At the penultimate moment before reaching a nervous breakdown, I reached out to a local therapist, and she made an immediate opening for me due to my crisis state. Rebecca, a name I’ll never forget, knew within two minutes of meeting me, that I was deeply entrenched in sex and love addict. At that point, I didn’t even know what that was. She pointed me to SLAA, an organization that has, for the past three years, saved my life from this disease.

Friday that same week, I attended my first SLAA meeting. Within 15 minutes of my time there, I knew that I was part of this community. I was, and always will be, a sex and love addict.
Finding a Sponsor
Over the course of a few weeks, Mrs. Secure decided to come back home. Why she chose to do this, I have no idea. Perhaps she saw the good in me that I couldn’t see for myself. Like my back story, I’ll get into this experience on a later post. For now, I want to explain how to get started in this program.
First and foremost, there are several anonymous groups like SLAA. There is Sex Addicts AnonymousSexaholics Anonymous — heck, even AA would probably allow you to sit in there if you just needed a meeting. SLAA, for me, is right where I belong.
My Wife, my therapist, and my 12-Step group all encouraged me to get a Sponsor as soon as possible. And that is exactly what I did. If you’ve read some of my other posts, you might have noticed that I’m in the Navy. I needed someone who could identify with that lifestyle — the stress, time away from home, long hours, and man-in-uniform narcissism. By the grace of God, within two weeks of being in Program, I found him. My Sponsor (who I will call John throughout this process) saw me through the roughest point of my entire life.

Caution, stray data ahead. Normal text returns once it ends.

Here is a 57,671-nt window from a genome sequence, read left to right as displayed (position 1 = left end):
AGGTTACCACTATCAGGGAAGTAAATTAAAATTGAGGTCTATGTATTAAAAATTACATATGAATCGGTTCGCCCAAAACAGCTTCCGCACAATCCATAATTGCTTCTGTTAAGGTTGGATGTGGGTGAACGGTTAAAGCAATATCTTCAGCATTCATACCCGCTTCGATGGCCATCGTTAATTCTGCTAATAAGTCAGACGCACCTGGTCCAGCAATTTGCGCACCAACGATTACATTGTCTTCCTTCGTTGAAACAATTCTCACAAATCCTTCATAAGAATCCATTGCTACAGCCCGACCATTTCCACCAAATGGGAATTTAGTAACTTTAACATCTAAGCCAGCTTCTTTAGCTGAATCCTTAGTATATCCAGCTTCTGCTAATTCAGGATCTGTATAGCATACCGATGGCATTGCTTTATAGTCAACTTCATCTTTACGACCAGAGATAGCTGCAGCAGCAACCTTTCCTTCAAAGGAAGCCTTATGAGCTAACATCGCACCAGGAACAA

We met about twice a week for the first month, and once a week for the next two months. John was patient with me, he answered all my questions to the best of his knowledge, and he made absolutely sure that I was in this recovery program for me and no other person. Why is that important? Regardless of what happens in my life, I will always be a sex and love addict. This recovery is not about anybody else but me and my own sanity.
John also got me started on my first step in the program:
Step 1 — We admitted we were powerless over sex and love addiction – that our lives had become unmanageable.
The Resources for Step 1
It would be a fallacy to say that reading Step 1, and just agreeing with it, would mean you are ready for Step 2. Each one of the 12 Steps involves work — soul work. If you want to recover, you have to take it seriously, put in the elbow grease, go to meetings, work with your Sponsor, and do a lot of writing. For the first few months of your life, recovery work will occupy the majority of your time. Believe me when I tell you that it’s worth it. My life and my marriage are at their strongest that they’ve ever been!
As a team effort, our local group developed a Step Study program that will help people work through the 12 Steps of Sex and Love Addiction. Resources are available throughout the Internet, but I want to ensure you have something for each Step to get your moving. Action is important. If you are not working on your recovery, you are working on your relapse. Here is a shareable, open-source, Google Doc that I have posted for you to start working on Step 1.
During your work on Step 1, I highly encourage you to either purchase the hard copy or soft copy of the SLAA Big Book (basic text). It is available here via Amazon: SLAA Basic Text The cost is $9.00 US, and it is worth it. Keep in mind, this is a non-profit organization. No one in the SLAA community makes a financial gain from your purchase. All funds are used to provide resources to the Sex and Love Addict who still suffers.
If you need to get to a meeting, here are the resources for you to find one: